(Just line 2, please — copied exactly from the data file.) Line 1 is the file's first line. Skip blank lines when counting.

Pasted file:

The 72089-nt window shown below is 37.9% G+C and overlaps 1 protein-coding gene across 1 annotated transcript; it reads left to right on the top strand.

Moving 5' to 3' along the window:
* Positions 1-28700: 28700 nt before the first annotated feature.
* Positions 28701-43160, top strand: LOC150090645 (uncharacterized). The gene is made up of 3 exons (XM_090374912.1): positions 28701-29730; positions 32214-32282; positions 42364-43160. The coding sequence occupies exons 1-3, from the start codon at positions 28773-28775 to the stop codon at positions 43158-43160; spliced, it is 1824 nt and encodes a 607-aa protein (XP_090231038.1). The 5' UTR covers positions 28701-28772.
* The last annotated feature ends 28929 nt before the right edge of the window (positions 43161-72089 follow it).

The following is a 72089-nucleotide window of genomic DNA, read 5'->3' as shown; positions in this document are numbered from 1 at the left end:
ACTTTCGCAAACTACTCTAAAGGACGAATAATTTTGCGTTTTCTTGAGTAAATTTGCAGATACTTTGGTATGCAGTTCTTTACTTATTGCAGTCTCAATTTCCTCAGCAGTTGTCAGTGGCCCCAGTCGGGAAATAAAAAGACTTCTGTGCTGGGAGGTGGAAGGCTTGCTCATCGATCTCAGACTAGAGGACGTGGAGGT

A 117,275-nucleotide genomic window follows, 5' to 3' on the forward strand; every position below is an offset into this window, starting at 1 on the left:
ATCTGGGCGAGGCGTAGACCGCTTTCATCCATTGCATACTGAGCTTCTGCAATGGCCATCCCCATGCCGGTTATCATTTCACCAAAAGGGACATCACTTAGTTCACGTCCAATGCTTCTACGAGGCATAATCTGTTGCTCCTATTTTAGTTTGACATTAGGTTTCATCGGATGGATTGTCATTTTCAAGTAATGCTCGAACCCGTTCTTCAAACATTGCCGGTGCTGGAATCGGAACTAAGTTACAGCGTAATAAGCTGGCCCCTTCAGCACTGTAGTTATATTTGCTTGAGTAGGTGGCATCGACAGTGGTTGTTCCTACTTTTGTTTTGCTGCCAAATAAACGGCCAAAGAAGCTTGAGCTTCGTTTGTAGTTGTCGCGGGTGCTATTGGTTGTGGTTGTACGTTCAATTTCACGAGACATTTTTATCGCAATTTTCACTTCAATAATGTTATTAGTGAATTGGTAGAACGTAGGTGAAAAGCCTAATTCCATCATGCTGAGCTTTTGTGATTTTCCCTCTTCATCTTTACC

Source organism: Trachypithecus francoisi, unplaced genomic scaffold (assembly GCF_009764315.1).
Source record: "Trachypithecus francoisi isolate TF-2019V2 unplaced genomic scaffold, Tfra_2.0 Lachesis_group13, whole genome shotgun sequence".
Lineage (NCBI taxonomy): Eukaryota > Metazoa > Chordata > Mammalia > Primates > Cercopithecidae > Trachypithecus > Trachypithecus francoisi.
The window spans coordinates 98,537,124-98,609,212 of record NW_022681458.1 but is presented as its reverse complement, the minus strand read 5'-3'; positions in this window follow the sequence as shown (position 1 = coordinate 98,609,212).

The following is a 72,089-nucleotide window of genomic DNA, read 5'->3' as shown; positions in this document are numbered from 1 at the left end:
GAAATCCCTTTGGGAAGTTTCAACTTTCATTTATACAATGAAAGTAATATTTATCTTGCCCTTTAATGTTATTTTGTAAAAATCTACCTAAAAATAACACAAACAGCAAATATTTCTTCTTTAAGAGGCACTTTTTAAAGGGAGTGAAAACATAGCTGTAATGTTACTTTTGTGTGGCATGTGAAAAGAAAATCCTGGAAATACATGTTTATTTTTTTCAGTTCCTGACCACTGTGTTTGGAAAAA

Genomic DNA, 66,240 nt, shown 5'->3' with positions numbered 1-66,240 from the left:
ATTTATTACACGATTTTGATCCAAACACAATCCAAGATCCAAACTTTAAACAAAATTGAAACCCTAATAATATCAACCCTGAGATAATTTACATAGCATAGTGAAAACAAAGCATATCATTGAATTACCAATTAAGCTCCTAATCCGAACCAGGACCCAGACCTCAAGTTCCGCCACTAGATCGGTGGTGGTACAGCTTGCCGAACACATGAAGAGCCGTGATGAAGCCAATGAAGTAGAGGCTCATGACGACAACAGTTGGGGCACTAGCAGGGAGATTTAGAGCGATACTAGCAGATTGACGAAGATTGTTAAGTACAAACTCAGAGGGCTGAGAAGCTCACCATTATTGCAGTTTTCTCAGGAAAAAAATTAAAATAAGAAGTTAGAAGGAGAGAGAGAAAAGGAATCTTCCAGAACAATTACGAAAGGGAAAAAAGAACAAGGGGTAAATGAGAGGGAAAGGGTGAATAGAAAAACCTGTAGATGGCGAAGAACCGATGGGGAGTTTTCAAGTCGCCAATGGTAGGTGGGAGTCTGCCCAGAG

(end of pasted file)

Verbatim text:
Moving 5' to 3' along the window: